What leadership crisis?
The Brexit debate often sounds like a row between a long-time married couple. Each side knows exactly what the other side is about to say. If the ‘Remainers’ talk about UK economic prosperity, the Brexiteers talk about UK independence and sovereignty. If the Leavers talk about ‘the will of the people’, the ‘Remainers’ will talk about uniting a divided country. It’s all so predictable and we’re bored! We’re looking in vain for someone, somewhere to come up with a fresh idea. As someone reminded us this week, ‘Even Baldrick had a cunning plan!’
A predictable part of the debate is yet another reference to ‘a failure of leadership’. Theresa May is a failed leader because she has failed to create a plan that will please Europe and find a majority vote in the Commons. Jeremy Corbyn is a failed leader because he has failed to suggest and carry through a successful alternative. This complex problem, people say, would be solved with ‘real leadership’.
So what is real leadership? What sort of leadership do ‘we’, the people, want? Do we want a visionary leader – someone who ‘sees’ and is able to communicate the future of the country in a way that works for everyone? Do we want a consensual leader who can listen carefully to all the warring factions and then go into a quiet corner somewhere and, magically create a way forward which a majority is willing to follow? Do we want leaders who see their tasks as performing nothing more than a managerial function – simply to find a pragmatic way forward? Or should leadership have a moral function – carried out by someone who believes that there is such a thing as ‘the right way’ and therefore considers other ways ‘wrong’?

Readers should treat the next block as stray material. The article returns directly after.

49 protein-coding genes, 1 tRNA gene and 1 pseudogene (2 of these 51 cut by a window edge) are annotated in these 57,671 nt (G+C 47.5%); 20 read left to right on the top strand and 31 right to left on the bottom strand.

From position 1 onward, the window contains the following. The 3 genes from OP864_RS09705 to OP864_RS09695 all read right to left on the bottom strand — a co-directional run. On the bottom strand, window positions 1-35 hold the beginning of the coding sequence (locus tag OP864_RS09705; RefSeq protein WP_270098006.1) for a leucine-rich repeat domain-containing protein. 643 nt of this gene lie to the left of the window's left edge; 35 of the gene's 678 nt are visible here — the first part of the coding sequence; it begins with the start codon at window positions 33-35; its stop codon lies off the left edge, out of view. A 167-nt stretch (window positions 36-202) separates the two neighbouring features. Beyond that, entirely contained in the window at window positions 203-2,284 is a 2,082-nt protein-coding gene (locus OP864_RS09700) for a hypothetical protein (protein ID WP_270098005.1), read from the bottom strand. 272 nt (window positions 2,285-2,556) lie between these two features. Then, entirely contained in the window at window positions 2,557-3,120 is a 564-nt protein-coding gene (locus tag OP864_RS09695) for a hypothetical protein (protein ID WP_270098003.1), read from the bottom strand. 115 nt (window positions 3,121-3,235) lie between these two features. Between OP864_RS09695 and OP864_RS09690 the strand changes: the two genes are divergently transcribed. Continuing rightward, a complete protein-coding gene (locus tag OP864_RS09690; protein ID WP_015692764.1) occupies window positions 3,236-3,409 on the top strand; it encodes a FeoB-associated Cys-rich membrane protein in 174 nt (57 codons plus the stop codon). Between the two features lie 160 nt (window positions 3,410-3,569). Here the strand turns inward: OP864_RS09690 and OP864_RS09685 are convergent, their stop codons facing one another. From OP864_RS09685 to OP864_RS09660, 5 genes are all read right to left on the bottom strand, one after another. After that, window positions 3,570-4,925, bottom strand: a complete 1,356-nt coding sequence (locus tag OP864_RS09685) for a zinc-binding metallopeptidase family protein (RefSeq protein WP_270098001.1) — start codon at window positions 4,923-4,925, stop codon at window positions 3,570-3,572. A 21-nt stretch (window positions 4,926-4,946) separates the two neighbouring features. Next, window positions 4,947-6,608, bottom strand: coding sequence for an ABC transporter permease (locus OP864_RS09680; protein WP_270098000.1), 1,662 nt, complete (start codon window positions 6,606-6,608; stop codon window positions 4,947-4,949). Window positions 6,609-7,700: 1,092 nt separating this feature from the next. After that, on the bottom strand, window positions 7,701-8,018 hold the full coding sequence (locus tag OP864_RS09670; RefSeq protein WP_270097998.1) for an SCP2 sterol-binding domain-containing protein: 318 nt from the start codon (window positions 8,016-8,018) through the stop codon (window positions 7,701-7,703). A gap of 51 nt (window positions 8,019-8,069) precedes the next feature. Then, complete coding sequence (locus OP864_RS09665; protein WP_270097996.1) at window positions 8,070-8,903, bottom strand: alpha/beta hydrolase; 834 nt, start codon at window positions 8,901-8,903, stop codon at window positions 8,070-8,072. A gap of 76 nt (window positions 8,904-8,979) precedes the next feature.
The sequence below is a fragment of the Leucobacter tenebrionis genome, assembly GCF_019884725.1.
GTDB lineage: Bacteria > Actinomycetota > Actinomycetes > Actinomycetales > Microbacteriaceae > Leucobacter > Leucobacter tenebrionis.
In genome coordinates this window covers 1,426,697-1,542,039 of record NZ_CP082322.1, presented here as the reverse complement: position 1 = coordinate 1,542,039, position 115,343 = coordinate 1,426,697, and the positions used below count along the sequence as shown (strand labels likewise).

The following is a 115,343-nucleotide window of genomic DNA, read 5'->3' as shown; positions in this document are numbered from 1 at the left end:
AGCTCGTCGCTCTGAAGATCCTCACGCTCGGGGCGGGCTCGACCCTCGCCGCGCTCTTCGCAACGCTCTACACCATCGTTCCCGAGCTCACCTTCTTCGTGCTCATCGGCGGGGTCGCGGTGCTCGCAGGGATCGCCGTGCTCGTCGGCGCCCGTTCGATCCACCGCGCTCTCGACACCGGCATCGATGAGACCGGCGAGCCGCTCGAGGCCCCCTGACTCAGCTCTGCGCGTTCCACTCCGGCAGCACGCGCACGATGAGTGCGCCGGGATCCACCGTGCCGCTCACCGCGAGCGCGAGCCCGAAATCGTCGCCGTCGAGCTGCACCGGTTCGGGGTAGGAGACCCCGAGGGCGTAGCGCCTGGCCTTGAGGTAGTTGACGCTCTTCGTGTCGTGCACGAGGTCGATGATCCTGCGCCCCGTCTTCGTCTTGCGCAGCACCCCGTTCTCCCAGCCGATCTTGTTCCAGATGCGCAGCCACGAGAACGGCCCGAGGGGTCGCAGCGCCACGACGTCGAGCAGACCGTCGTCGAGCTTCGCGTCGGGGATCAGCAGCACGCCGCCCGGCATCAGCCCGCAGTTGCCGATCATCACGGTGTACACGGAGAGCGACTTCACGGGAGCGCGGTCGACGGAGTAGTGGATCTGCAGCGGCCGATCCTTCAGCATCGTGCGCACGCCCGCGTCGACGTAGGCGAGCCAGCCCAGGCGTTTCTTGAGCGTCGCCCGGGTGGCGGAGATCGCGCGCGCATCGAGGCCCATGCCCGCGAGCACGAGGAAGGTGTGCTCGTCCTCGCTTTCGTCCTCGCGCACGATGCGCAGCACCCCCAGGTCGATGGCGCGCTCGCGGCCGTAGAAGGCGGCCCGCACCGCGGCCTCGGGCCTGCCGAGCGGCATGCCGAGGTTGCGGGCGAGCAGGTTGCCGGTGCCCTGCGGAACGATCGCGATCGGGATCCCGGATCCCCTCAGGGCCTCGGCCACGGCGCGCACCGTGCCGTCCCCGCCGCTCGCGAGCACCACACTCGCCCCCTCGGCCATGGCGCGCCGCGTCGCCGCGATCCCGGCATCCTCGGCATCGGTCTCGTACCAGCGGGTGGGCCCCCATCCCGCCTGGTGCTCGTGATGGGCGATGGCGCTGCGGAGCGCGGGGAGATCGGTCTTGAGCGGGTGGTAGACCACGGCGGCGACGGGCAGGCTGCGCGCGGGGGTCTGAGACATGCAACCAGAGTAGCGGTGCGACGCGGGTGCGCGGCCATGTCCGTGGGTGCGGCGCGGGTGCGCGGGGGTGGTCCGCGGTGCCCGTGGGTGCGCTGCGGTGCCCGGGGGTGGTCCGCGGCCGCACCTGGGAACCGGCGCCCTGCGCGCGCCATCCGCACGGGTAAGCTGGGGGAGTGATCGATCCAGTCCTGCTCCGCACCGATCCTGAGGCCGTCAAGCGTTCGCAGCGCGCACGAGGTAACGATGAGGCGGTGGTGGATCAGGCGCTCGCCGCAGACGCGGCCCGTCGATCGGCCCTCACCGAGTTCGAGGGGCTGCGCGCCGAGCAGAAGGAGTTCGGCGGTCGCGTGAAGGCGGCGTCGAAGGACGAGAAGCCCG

Although these questions about leadership are vital – not only in parliament but in the family and in the church, it’s not just party leaders who are important! Many people are suggesting that parliament has ‘failed’ the people of the UK. Donald Trump snorted that ‘democracy is all but dead in the UK’. But British MPs are voicing issues which resonate across the globe. The questions being thrashed out in the UK, however clumsily, will be ignored at their peril by other would-be democracies. Is the nation state any longer a reality? Do ‘national values’ still exist? And if so - what strategies can we develop as a ‘national group’ to discover and carry them forward? Who really holds power and authority? And how are they wielded?
It is clear that the words ‘a crisis of leadership’ are shorthand for a huge projection of responsibility on to a group of leaders who were set up to fail by a binary choice. Surely, all of us in contemporary society need to develop a different way of thinking about and structuring power among us. A model of government that is more appropriate to the complex society which it represents would help. In our diverse world, we need more than left/right choices based on ‘we’re right’ and ‘they’re wrong’! No leader can create that development alone. Until we all take on that task we shall continue to ‘get the (binary!) government we deserve’.
Next to the palace of Westminster stands the statue of an early parliamentary leader. Oliver Cromwell certainly didn’t get everything right but he once said in a political spat: ‘I beseech you, in the bowels of Christ, think it possible you may be mistaken’. As in many arguments in marriages, in families – and in the church – it’s not a bad place to start!